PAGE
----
Millions of girls in poor countries have only a 50/50 chance of finishing primary education
New report highlights countries failing to get female children into school
Millions of girls are being forced out of school because of poverty, the threat of sexual violence and poor-quality schools — despite improved enrolment rates, according to a new report released today by the Global Campaign for Education (GCE) and RESULTS.
The report calls for governments and international financial institutions to redress the balance and give girls a fair deal. In the last decade more girls have been able to start school but they remain more likely than boys to be forced out again. In some parts of the world only one girl in ten will complete primary school.
Even when education is accessible and free there are other problems, such as recruiting female teachers and providing adequate sanitation. Girls from poor families are more likely to have to work and tend to animals and crops. If parents become sick especially because of HIV girls are expected to stay home to care for younger siblings.
Girls often have to drop out of school to be married. The report says that the best means of protecting girls from early marriage is to keep them at school. In Mozambique girls in education are 50 percent less likely to marry before they are 18.
The report says that the Democratic Republic of Congo, Egypt, India, Iraq, Nigeria and Pakistan are among those countries failing to respect the rights of girls to an education. In sub-Saharan Africa, girls have less than a 50 percent chance of finishing primary school. In some Asian countries girls also struggle: 41 percent of girls in Pakistan and 30 percent in India fail to finish primary school.
Girls’ chances of finishing secondary school are even slimmer. The number of boys enrolling outstrips the number of girls in two-thirds of countries. These enormous inequalities must be tackled as a priority, researchers say.
Camilla Croso, President of the GCE, said: “Our world must no longer tolerate the constant violation of women’s and girl’s rights to an education. Not only has the 2005 Education For All goal of gender parity in enrolment been grossly missed, but the 2015 gender equality goal is sadly way off track. ”
The report “Make It Right: Ending the Crisis in Girls’ Education”, which features a foreword by Graça Machel, highlights countries that have been able to improve girls’ enrolment and retention in school — Jordan, Senegal, Tanzania, Tunisia and Ukraine among them. In Bangladesh, officials in rural parts of the county are adapting school holidays around the monsoon season so that heavy rainfall does not stop children from walking to school.
The report says it is vital to tackle the causes of exclusion and drop-out. Schools must be free and made safer. Discriminatory classroom practices, stigmatization and stereotyping of girls must be stopped. Governments must underpin all this with strong financial support and specific policies to achieve gender equality in education.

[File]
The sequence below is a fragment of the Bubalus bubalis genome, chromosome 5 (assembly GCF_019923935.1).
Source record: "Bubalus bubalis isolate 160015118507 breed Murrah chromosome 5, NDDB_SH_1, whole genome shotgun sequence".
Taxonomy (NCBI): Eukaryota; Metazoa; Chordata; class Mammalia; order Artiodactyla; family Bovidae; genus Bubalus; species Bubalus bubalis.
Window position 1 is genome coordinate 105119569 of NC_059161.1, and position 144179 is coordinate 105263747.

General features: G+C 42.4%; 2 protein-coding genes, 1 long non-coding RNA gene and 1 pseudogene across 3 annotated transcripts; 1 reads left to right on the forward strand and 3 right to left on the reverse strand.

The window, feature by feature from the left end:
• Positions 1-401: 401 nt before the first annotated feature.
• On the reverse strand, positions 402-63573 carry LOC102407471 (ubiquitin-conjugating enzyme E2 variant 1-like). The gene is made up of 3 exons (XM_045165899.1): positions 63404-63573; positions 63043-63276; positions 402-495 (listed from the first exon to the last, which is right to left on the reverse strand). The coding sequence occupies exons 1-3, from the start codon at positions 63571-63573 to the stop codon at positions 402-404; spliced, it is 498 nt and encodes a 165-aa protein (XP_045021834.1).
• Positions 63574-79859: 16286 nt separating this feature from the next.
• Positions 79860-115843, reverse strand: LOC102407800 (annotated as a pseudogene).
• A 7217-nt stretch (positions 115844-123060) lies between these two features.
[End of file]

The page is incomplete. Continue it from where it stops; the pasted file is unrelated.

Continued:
The report criticizes the World Bank and International Monetary Fund (IMF). It says the organisations have inconsistent policies that are undermining countries’ efforts to achieve gender equality in education. For example, despite strong gender research, multiple strategies, policies and much rhetoric about gender equality, the World Bank often fails to translate these into concrete reform in the way they invest.
The report calls for governments to act without delay to change policies. It calls on UN Secretary-General Ban Ki-Moon to lead on girls’ education at the UN. It calls on donors to commit to a $2.5 billion in a replenishment of a reformed Education for All Fast Track Initiative in November.
Grammy Award–winning musician and GCE’s High Level Panellist, Angelique Kidjo, is supporting the campaign. “It’s simply not acceptable that the majority of girls in Africa are still not enjoying equal rights to education, missing out on the chance to complete primary school and go to secondary school.
“We know how to solve this. Until girls are educated, we cannot effectively tackle poverty. But if girls are given the chance to learn and thrive in safe schools with good teachers, then there will be no stopping this new global force for development.”
Sarah Beardmore of RESULTS, said: “We are calling on the UN Secretary-General to make the education of women and girls a top priority. Fulfilling the right to education would mean the realization of all other rights, enhancing girls´ and women’s living conditions, dignity and citizenship.”
Commenting on the report, Sandra Dworack from international agency Oxfam, said: “It is an outrage that girls are not getting the same chances in life and that in the 21st Century, in some parts of the world, less than a quarter of the female population are able to read. Education is a fundamental right for girls, not an optional extra.”